Tight Post Injury Procedures Reduce Costs
Post injury procedures keep the circle of control between employees, the employer and the doctor. Companies need to have a tight post injury response procedure to keep down workers’ compensation costs. It is important to have a procedure in place to address an injury immediately after and for the first twenty-four to forty-eight hours after the injury. This is because there must be communication between the employee, the doctor and the employer. Nothing can be left to chance.
There should be a contained process so that communication with the employee and the doctor moves in a continuous loop. Without this continuity, the employee and the doctor may become fragmented, breaking off from the employer, with the employee remaining out of work as a result. A tightly controlled post-injury response procedure keeps control of the communication process among the three parties: employee, employer and physician. If communication between these parties is in place, it is much more likely that the employee will return to work in a prudent but timely manner.
Employer’s Communication Most Important
The most important part of this procedure is the employer’s communication contact. The employer must have a responsible employee to serve as the primary contact point who is willing to take charge of immediate contacts and keeps this communication loop flowing. Of course, all your employees, managers and supervisors must know the name and phone number of this key contact person. Make sure the key contact’s name and contact information is posted prominently in all policy manuals, workers’ compensation communications and employee bulletin boards.
Another important part of this procedure is the employee’s willingness to communicate. Employers should cultivate a workplace atmosphere that fosters and expects communication. Employees should be made aware of the fact that they are expected to not only communicate the fact of an injury, but also regularly update the employer about the course of the injury, particularly in its initial stages. Having one key, easy to reach contact person for the employee makes it much easier for an injured employee to keep in touch. Employers should not make injured employees make numerous calls to different departments or people to repeat the same information. It goes without saying that the contact person needs to be patient and kind while an injured employee (or their family member) who may be in pain or shock describes unfamiliar medical procedures, medications and treatment.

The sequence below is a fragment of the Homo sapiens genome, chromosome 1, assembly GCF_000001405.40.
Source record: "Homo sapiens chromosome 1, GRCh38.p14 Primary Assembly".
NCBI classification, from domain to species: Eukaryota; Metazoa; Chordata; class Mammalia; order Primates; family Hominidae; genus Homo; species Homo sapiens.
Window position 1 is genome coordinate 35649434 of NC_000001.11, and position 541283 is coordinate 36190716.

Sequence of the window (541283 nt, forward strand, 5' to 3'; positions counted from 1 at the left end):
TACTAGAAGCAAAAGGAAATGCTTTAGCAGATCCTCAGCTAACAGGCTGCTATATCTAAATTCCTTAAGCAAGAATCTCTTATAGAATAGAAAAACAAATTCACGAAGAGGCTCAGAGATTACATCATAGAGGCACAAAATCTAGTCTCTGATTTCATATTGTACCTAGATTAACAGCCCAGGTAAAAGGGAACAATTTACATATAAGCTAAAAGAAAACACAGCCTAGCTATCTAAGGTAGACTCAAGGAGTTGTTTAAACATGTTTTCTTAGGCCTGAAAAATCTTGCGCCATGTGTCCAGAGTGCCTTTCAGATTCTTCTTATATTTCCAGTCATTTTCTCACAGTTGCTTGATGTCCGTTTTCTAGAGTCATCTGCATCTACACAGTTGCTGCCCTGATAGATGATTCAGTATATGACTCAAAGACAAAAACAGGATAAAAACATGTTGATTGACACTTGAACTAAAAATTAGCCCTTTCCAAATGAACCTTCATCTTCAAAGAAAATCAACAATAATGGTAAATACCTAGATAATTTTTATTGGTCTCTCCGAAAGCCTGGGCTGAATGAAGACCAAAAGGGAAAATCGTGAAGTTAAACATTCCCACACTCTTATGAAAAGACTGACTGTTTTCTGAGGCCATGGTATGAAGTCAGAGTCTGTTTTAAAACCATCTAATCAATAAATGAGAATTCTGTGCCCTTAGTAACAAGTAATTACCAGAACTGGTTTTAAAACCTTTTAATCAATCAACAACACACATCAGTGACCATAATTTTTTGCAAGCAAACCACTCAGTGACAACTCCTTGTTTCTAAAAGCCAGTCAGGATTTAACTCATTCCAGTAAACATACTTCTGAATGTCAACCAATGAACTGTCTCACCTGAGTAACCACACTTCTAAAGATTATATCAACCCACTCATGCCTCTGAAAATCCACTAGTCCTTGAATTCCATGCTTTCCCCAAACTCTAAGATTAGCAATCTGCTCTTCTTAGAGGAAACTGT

Medical Provider Communication
The medical providers are the third important component of this communication loop. Under law, the employee must sign the appropriate releases for the employee’s doctors to provide the employer with confidential medical information. Make sure the employee’s understand the expectation that they will sign these releases and that you all share the same goal of getting the employee well and back to work as soon as possible.
Author Michael B. Stack, CPA, Director of Operations, Amaxx Risk Solutions, Inc. is an expert in employer communication systems and part of the Amaxx team helping companies reduce their workers compensation costs by 20% to 50%. He is a writer, speaker, and website publisher. www.reduceyourworkerscomp.com.
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Do not use this information without independent verification. All state laws vary. You should consult with your insurance broker, attorney, or qualified professional about workers comp issues.